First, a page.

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Types of Social Support in African Americans With Cancer

Jill B. Hamilton
Margarete Sandelowski
ONF 2004, 31(4), 792-800 DOI: 10.1188/04.ONF.792-800

Purpose/Objectives: To determine the types of social support that African Americans use to cope with the experience of cancer.

Research Approach: Qualitative study using a grounded theory approach.

Setting: Participants' homes in the southeastern United States.

Participants: A purposeful sample of 13 African American men (aged 61-79 years) treated for prostate cancer and 15 African American women (aged 42-87 years) treated for breast cancer. Participants were selected according to key variables known to influence social support: age, gender, marital status, education, geographic region, and proximity to family.

Methodologic Approach: Open-ended and semistructured interviews were conducted with each participant (N = 28). Participants were interviewed until informational redundancy was achieved. Constant comparison techniques were used to identify variations of social support within and across cases.

Main Research Variables: The experience of social support during diagnosis or treatment for cancer as well as post-treatment.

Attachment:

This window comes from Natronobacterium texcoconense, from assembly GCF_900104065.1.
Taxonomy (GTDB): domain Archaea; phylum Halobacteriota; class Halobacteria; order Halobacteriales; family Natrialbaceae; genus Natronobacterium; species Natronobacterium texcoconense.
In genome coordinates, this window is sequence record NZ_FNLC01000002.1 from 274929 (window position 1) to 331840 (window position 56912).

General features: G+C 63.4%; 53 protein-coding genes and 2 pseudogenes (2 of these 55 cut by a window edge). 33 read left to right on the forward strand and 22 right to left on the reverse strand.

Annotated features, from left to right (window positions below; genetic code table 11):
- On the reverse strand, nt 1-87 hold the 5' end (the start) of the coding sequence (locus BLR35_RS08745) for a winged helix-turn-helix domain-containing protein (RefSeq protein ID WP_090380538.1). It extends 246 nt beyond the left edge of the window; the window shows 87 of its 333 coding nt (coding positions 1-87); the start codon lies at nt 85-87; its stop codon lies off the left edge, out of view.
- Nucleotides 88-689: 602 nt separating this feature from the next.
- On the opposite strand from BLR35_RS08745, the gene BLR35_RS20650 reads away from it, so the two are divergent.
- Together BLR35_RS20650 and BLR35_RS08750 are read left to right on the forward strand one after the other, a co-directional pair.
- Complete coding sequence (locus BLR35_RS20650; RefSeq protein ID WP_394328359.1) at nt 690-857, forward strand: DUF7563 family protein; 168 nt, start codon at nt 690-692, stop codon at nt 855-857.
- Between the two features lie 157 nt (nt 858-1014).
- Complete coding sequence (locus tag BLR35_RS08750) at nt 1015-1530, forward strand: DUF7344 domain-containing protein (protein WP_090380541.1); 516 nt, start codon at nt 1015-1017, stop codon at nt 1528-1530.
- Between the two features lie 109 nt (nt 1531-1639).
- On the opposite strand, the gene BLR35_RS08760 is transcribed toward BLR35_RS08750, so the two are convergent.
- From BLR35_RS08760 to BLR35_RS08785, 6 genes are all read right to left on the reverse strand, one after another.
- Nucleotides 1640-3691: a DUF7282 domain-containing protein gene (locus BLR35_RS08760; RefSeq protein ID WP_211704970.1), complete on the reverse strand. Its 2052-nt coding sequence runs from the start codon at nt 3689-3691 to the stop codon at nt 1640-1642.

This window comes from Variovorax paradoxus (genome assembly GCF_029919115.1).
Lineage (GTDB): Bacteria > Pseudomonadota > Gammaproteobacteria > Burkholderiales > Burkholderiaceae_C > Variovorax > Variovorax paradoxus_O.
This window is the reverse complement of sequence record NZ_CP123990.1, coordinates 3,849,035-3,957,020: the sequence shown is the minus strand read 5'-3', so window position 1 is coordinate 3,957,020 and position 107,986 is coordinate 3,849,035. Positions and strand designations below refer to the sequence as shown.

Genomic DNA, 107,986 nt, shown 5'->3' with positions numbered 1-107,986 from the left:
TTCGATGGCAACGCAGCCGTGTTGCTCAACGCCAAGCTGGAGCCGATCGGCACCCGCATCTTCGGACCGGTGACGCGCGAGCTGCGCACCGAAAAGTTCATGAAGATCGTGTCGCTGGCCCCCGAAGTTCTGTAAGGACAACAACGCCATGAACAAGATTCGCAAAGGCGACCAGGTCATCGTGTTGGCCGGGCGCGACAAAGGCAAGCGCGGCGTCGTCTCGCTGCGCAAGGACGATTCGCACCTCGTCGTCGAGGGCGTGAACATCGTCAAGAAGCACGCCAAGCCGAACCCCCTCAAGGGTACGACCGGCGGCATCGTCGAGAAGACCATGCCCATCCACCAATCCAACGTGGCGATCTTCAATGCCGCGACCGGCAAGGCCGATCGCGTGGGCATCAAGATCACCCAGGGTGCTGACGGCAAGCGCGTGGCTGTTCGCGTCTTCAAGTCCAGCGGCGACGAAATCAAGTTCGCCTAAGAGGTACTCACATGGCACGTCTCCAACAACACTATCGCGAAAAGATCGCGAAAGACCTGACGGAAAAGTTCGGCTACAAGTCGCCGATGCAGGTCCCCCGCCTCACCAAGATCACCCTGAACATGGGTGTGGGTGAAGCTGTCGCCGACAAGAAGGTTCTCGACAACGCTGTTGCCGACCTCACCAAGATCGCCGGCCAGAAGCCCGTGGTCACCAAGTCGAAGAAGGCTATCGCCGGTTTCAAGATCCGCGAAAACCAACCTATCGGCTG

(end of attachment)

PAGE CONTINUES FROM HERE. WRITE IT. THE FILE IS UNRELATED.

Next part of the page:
Findings: Participants used types of social support not currently emphasized in the literature. The emotional support of "presence" was reported most frequently. Instrumental support included not only current conceptualizations but also offers of prayers, assistance to continue religious practices, and assistance to maintain social roles. Informational support included what to expect and how to manage symptoms, interpret information, and validate information received.

Conclusions: Findings suggest the need to reconceptualize social support for African Americans with cancer and to refine instruments to include these different manifestations of social support.

Implications for Nursing: Researchers can use these findings in the design of culturally relevant questionnaires and interventions for this population. Clinicians can use knowledge of the types of social support valued among African American patients with cancer to develop more appropriate strategies to promote healthy outcomes for this population.

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